fell upon two successive regents. Edward Seymour, the king’s uncle, was Lord Protector from

1547-1549. Under his protectorate only moderate reforms were permitted. In the later years of

Edward’s reign, the religious radical, John Dudley, served as Lord Protector; he encouraged even

more severe policies, which lead the nation toward an embrace of Reformation practices and

theology. Ahlstrom holds that within these final four years of the reign of Edward VI is

encompassed the greatest turn of the Anglican Church away from Catholic practice and theology

toward a thoroughly Protestant mindset, setting the groundwork for the rise of English

Puritanism.14 Continuing on, Ahlstrom writes, “In the same spirit, action was taken to forbid

many traditional practices and ceremonies and to destroy ‘popish’ vestments, ornamentations,

and church furnishings.”15 The invectives found in the Edwardian Book of Common Prayer of

1552 suppressed sacrificial language, forbade sacerdotal vestments, and moved the Altar from a

position of dignity replacing it with a simple table. With these changes, Cranmer and his

supporters hoped “to dissociate the mind of the worshipper from all thoughts of oblation or

of property, for the second, execution as a felon. The five other articles declared (2) that communion in both kinds
was unnecessary; (3) that priests ought not to marry; (4) that the vows of chastity ought to be observed in both sexes;
(5) that private masses were allowable; (6) that auricular confession was necessary (further expounding upon Art. 3
of the Act of Ten Articles of 1536).
Ibid., 87.

sacrifice.”16 In addition to these external changes to the liturgy, the Prayer of Oblation was

displaced — separated from the Act of Consecration, effectively changing the theology and

censuring the oblatory nature of the celebration of the Lord’s Supper. In the end, the Prayer of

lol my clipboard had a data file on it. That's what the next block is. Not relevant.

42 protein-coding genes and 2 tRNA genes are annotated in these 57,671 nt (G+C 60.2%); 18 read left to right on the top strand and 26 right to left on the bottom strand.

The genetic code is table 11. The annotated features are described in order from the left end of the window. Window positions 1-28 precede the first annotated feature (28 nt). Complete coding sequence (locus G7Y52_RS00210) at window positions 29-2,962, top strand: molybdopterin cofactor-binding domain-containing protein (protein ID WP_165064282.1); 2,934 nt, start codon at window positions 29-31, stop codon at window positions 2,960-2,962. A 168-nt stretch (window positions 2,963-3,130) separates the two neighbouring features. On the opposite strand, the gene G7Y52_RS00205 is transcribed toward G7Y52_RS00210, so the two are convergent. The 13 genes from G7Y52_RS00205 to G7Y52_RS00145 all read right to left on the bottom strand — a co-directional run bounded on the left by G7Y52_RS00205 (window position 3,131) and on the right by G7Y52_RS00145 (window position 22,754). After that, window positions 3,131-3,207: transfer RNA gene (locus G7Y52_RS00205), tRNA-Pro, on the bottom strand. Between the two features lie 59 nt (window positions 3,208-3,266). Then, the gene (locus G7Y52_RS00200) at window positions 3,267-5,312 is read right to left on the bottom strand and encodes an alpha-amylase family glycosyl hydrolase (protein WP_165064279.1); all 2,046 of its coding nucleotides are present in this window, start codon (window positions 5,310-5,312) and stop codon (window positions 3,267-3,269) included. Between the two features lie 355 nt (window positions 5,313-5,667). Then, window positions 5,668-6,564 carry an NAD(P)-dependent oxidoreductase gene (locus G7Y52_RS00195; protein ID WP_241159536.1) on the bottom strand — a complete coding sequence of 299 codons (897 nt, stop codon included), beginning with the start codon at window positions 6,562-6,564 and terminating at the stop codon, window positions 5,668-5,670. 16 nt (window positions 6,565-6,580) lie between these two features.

Oblation was completely removed from the liturgy and replaced with the Prayer of

Thanksgiving, The Agnus Dei and Epiclesis were also removed, and all rubrics pertaining to

reverence toward the bread and wine were expunged17. These changes mark a clear departure

from Catholicity and represent the move by Cranmer, Hooper, and their supporters away from

liturgical sacrificial worship — the first inklings of the Puritanical Low Church Movement.18

The Catholic Years

The five year reign of the Catholic Queen Mary had a purgative affect on the Anglican

Church. While Mary sought to disestablish the English Church altogether, she did not have

enduring success. However, during her brief five year reign, she was able to expurgate from

England and from the English Prelature many of the more radically Protestant clerics. In total

about three-hundred Anglican clerics were burned at the stake, including Archbishop Cranmer

and his followers. As Sydney Ahlstrom writes, “she felt compelled to reverse insofar as possible

the national apostasy which had begun with the illegal and unholy divorce of her parents.”19

The ease with which Mary was able to persuade Parliament to repeal nearly all church

legislation, Ahlstrom says, is an indicator of the superficiality of the changes — that they had not

been embraced by the masses.20 Within one month the Parliament passed a vote of repentance

Herbert Mortimer Luckock, Studies in the History of the Book of Common Prayer: the Anglican Reform,
the Puritan Innovations, the Elizabethan Reaction, the Caroline Settlement: with Appendices (London: T.
Whittaker), 1882, 101.
Ibid., 102-103. All of these changes, but specifically the removal of the Epiclesis, which reads, “And
with Thy Holy Spirit and word vouchsafe to bless and sanctify these Thy gift and creatures of Bread and Wine, that
they may be unto us the Body and Blood of Thy most dearly beloved Son Jesus Christ.” are meant to de-emphasis
and nullify the Catholic doctrine of the True Presence.
Ibid., 102.
Ibid., 88.
bid. 87-88.

for it schism with Rome and England again entered into union with the Roman Church. From

this point forward, until Mary’s death “no language of prayer and praise but that which spoke in

the Breviary and Missal were ever heard in the Churches.”21 The almost simultaneous deaths of

Queen Mary and Archbishop Reginald Cardinal Pole and the expurgation of radical

Protestantism from the Anglican Church set the stage for Elizabeth’s coming reforms.22

The Reforms of Elizabeth I

Less concerned with matters of ecclesiology and theology than with her desire to rule,

Elizabeth I sought to take the middle road when it came to matters of the Church. Her

decisions, in the beginning of her reign, were designed to give “unqualified satisfaction” to no

one group, High Church or Low Church, Anglican, Catholic, or Protestant. She knew that her

people would allow her to rule and to live, if she permitted them to live with as little interference

as possible. As William Haller points out, “[S]he made herself safe.”23 She required only that

her subjects willingly swear allegiance to her as the governor of the Church of England.

Taking the throne in November 1558, Elizabeth found herself coming to power in a time